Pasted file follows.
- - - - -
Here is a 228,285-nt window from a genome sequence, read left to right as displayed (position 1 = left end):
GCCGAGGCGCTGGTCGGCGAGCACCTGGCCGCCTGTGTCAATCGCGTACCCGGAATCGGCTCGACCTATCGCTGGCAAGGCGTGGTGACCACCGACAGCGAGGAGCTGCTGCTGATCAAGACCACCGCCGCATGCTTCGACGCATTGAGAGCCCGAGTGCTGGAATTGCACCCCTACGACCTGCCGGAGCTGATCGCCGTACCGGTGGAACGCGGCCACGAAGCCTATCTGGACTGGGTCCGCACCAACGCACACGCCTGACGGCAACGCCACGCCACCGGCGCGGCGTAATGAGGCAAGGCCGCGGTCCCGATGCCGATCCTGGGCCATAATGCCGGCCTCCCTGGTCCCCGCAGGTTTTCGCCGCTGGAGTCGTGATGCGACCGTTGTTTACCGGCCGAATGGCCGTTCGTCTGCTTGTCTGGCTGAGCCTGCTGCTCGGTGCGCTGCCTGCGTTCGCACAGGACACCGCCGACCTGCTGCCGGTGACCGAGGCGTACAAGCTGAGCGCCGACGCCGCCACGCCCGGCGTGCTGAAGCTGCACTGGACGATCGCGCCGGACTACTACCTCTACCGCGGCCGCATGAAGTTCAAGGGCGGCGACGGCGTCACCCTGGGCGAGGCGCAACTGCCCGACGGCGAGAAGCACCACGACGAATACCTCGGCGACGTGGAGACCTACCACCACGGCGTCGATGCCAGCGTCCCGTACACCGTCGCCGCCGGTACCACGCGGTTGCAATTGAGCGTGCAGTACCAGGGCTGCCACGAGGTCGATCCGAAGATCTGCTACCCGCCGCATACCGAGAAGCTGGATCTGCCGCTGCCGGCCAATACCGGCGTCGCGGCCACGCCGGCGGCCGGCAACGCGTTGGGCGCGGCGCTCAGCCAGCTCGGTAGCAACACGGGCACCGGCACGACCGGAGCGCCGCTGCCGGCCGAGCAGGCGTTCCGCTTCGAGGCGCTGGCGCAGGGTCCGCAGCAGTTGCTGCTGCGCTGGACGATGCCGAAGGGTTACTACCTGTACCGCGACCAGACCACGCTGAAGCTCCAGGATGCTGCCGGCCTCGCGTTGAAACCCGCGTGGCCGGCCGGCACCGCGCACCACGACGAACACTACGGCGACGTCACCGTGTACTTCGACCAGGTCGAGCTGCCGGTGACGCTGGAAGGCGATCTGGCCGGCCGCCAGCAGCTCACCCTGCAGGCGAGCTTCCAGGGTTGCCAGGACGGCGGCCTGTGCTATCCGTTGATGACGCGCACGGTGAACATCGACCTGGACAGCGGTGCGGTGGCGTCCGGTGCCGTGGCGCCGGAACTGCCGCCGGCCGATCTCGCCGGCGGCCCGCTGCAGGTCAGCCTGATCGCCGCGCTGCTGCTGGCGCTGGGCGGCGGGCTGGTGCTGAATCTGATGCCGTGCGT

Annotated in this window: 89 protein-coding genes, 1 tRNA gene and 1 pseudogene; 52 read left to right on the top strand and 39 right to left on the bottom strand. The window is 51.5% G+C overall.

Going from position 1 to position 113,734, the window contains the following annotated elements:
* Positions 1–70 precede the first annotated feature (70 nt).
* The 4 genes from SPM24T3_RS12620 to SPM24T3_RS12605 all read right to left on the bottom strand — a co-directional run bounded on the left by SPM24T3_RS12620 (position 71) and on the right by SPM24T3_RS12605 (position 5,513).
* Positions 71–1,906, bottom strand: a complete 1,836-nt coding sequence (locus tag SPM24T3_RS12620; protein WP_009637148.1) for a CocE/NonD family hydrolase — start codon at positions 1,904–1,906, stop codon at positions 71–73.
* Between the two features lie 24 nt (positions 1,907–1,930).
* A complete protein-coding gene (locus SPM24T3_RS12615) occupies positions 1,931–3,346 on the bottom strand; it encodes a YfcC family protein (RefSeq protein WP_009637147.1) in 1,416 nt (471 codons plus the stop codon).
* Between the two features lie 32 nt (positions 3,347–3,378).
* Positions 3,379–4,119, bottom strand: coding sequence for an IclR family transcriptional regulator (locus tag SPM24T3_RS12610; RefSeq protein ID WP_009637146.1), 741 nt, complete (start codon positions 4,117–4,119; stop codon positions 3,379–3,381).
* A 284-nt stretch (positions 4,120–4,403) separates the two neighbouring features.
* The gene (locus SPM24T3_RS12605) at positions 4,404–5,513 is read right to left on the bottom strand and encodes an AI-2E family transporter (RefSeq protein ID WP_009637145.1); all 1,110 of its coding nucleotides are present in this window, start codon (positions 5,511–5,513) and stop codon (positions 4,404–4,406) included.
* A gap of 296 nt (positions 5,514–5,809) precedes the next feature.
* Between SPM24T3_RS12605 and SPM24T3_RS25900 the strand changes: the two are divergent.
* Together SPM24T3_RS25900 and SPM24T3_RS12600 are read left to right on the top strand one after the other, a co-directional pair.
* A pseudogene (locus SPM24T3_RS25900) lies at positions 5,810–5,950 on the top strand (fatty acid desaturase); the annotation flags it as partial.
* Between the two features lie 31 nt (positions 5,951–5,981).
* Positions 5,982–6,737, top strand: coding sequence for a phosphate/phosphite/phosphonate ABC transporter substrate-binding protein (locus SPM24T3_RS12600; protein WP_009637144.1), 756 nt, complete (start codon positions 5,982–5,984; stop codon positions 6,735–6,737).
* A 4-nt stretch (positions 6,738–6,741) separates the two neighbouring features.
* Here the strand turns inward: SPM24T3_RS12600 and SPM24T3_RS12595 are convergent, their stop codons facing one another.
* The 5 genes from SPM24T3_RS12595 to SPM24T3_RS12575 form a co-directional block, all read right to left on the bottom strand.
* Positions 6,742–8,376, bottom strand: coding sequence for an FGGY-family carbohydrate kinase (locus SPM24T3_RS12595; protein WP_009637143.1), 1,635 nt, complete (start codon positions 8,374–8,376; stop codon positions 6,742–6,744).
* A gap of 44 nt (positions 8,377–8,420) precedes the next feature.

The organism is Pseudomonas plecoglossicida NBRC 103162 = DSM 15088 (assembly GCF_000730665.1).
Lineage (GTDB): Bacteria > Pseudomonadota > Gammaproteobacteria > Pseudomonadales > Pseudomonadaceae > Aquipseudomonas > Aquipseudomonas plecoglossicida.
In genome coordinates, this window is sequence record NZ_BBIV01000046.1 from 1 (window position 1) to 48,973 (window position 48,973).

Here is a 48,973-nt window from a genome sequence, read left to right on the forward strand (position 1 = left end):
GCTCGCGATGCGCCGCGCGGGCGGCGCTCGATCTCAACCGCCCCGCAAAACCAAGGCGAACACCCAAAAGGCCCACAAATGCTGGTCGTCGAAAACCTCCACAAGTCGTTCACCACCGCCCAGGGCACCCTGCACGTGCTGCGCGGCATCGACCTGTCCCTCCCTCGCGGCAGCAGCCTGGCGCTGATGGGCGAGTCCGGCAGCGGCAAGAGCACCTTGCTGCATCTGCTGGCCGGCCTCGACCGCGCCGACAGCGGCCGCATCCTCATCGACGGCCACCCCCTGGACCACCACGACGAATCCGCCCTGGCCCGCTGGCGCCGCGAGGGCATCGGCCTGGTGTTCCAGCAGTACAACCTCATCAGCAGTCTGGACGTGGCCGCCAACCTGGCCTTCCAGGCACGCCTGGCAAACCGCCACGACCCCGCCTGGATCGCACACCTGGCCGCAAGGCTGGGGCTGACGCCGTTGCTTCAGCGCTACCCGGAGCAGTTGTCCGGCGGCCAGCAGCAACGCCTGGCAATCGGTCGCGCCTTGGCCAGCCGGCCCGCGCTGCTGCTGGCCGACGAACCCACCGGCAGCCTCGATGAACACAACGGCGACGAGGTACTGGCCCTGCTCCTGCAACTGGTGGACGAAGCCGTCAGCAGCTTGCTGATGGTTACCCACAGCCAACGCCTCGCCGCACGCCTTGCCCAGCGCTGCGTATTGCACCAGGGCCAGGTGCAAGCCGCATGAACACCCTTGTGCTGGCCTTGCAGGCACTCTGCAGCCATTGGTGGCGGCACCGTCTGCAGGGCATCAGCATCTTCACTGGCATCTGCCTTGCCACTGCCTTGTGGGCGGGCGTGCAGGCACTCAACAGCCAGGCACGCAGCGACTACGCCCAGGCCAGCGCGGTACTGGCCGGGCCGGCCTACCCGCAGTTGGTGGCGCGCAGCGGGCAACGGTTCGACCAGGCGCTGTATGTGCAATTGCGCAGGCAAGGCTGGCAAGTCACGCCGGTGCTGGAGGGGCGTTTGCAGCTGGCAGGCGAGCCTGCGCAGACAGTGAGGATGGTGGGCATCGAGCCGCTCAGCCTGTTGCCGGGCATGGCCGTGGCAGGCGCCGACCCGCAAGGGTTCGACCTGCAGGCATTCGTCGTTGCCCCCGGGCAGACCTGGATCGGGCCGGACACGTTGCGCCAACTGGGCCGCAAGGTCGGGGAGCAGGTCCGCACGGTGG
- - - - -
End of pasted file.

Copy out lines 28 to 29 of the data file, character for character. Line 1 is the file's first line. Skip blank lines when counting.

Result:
Here is a 48,973-nt window from a genome sequence, read left to right on the forward strand (position 1 = left end):
GCTCGCGATGCGCCGCGCGGGCGGCGCTCGATCTCAACCGCCCCGCAAAACCAAGGCGAACACCCAAAAGGCCCACAAATGCTGGTCGTCGAAAACCTCCACAAGTCGTTCACCACCGCCCAGGGCACCCTGCACGTGCTGCGCGGCATCGACCTGTCCCTCCCTCGCGGCAGCAGCCTGGCGCTGATGGGCGAGTCCGGCAGCGGCAAGAGCACCTTGCTGCATCTGCTGGCCGGCCTCGACCGCGCCGACAGCGGCCGCATCCTCATCGACGGCCACCCCCTGGACCACCACGACGAATCCGCCCTGGCCCGCTGGCGCCGCGAGGGCATCGGCCTGGTGTTCCAGCAGTACAACCTCATCAGCAGTCTGGACGTGGCCGCCAACCTGGCCTTCCAGGCACGCCTGGCAAACCGCCACGACCCCGCCTGGATCGCACACCTGGCCGCAAGGCTGGGGCTGACGCCGTTGCTTCAGCGCTACCCGGAGCAGTTGTCCGGCGGCCAGCAGCAACGCCTGGCAATCGGTCGCGCCTTGGCCAGCCGGCCCGCGCTGCTGCTGGCCGACGAACCCACCGGCAGCCTCGATGAACACAACGGCGACGAGGTACTGGCCCTGCTCCTGCAACTGGTGGACGAAGCCGTCAGCAGCTTGCTGATGGTTACCCACAGCCAACGCCTCGCCGCACGCCTTGCCCAGCGCTGCGTATTGCACCAGGGCCAGGTGCAAGCCGCATGAACACCCTTGTGCTGGCCTTGCAGGCACTCTGCAGCCATTGGTGGCGGCACCGTCTGCAGGGCATCAGCATCTTCACTGGCATCTGCCTTGCCACTGCCTTGTGGGCGGGCGTGCAGGCACTCAACAGCCAGGCACGCAGCGACTACGCCCAGGCCAGCGCGGTACTGGCCGGGCCGGCCTACCCGCAGTTGGTGGCGCGCAGCGGGCAACGGTTCGACCAGGCGCTGTATGTGCAATTGCGCAGGCAAGGCTGGCAAGTCACGCCGGTGCTGGAGGGGCGTTTGCAGCTGGCAGGCGAGCCTGCGCAGACAGTGAGGATGGTGGGCATCGAGCCGCTCAGCCTGTTGCCGGGCATGGCCGTGGCAGGCGCCGACCCGCAAGGGTTCGACCTGCAGGCATTCGTCGTTGCCCCCGGGCAGACCTGGATCGGGCCGGACACGTTGCGCCAACTGGGCCGCAAGGTCGGGGAGCAGGTCCGCACGGTGG